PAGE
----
Most Asian currencies strengthened in thin trade on Monday, while the dollar weakened further amid growing bets that the Chinese economy will bounce back this year, with focus also turning to key U.S. data due this week. Regional trading volumes were limited with most markets closed for the Lunar New Year. But markets are betting on a major boost to the Chinese economy from the week-long holiday, after the country relaxed most anti-COVID measures and reopened its borders. The Chinese yuan was unchanged in holiday trade, while the offshore yuan rose 0.2% to a more favorable rate against the dollar than its onshore counterpart. The Japanese yen was among the best performers for the day, rising 0.3% and sticking close to an eight-month high against the dollar on expectations of more hawkish moves by the Bank of Japan. While the central bank maintained its ultra-accommodative policy earlier this week, the yen has been on a tear since the BOJ tweaked its yield curve control measures in December. The minutes of the central bank’s December meeting showed that government officials had requested a brief adjournment of the meeting to contact their respective ministries, highlighting the importance of the BOJ’s policy shift.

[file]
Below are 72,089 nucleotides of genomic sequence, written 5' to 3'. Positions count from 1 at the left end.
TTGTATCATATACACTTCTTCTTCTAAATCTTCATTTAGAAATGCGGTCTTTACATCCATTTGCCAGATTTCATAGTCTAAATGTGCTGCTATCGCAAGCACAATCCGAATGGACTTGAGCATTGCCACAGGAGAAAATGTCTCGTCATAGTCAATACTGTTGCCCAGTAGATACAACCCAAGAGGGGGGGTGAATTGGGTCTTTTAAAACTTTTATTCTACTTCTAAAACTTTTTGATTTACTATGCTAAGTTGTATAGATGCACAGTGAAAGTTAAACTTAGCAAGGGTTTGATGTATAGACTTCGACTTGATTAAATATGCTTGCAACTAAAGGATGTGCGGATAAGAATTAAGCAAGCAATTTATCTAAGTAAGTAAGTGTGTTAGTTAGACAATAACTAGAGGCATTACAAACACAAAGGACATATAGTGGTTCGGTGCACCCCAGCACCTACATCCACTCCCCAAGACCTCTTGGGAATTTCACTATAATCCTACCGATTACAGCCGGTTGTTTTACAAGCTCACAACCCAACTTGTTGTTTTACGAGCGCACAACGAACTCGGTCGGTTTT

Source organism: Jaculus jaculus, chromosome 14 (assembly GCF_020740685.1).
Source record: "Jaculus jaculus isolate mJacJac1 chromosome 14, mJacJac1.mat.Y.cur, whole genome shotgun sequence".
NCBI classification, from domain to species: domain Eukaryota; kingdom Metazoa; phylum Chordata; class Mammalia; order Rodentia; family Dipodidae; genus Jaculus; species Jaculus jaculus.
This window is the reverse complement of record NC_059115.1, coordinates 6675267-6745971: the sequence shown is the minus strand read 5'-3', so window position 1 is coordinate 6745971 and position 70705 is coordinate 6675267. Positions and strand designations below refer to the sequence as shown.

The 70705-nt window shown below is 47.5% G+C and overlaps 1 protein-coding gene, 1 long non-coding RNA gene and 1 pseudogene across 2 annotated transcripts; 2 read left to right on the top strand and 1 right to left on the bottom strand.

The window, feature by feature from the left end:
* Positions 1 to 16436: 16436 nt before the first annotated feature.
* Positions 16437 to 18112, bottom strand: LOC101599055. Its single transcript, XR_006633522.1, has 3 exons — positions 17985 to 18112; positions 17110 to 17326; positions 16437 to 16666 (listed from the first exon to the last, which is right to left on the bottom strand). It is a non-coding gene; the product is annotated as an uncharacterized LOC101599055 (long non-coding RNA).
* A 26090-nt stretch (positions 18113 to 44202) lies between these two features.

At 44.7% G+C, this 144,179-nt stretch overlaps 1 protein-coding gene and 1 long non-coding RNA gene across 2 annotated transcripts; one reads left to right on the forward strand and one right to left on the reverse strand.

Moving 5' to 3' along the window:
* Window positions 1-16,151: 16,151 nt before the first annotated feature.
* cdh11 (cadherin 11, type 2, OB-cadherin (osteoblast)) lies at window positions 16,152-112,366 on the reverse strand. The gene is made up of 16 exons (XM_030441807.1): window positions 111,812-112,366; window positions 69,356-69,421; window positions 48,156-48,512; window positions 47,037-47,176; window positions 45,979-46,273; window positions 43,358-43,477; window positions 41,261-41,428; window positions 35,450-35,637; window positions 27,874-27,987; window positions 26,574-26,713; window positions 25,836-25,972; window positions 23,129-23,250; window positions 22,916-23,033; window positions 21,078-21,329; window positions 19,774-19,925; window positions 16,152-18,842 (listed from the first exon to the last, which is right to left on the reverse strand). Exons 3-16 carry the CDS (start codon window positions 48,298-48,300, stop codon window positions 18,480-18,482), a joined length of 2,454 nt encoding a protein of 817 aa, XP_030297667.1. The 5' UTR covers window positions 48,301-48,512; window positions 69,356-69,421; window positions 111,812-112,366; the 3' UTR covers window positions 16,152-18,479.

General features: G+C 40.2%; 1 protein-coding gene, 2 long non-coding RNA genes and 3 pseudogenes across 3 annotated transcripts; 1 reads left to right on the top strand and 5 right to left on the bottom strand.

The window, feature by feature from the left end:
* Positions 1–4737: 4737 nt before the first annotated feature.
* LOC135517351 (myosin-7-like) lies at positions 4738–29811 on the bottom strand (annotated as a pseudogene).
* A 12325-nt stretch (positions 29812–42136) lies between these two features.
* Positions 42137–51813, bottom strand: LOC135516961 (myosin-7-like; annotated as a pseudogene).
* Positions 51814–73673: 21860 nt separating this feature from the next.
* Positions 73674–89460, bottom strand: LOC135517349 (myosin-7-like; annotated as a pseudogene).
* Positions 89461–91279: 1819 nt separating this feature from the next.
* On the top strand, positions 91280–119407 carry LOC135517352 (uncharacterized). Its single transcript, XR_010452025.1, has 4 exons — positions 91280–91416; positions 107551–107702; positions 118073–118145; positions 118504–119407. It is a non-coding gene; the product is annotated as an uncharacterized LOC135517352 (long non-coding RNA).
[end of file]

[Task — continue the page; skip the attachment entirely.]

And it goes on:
Markets Are Now Betting That Rising Inflation Will Eventually Spur.
the central bank into tightening policy, which has greatly boosted the yen in recent weeks. Strength in the yen pulled down the dollar index and dollar index futures. Both greenback indicators sank 0.3% each, with hawkish signals from the European Central Bank also weighing. Other Asian currencies advanced on Monday, with the Singapore dollar and Philippine peso adding 0.2% each. Focus this week is squarely on U.S. fourth-quarter GDP data due on Thursday. The reading is expected to show a further easing in growth from the prior quarter, heralding a potential slowdown in the world’s largest economy as the effects of tight monetary conditions begin to be felt. While a U.S. recession bodes poorly for Asian currencies, most regional units also benefited from growing bets that the Federal Reserve will slow its pace of rate hikes to prevent further economic destruction. The dollar and Treasury yields retreated on that notion.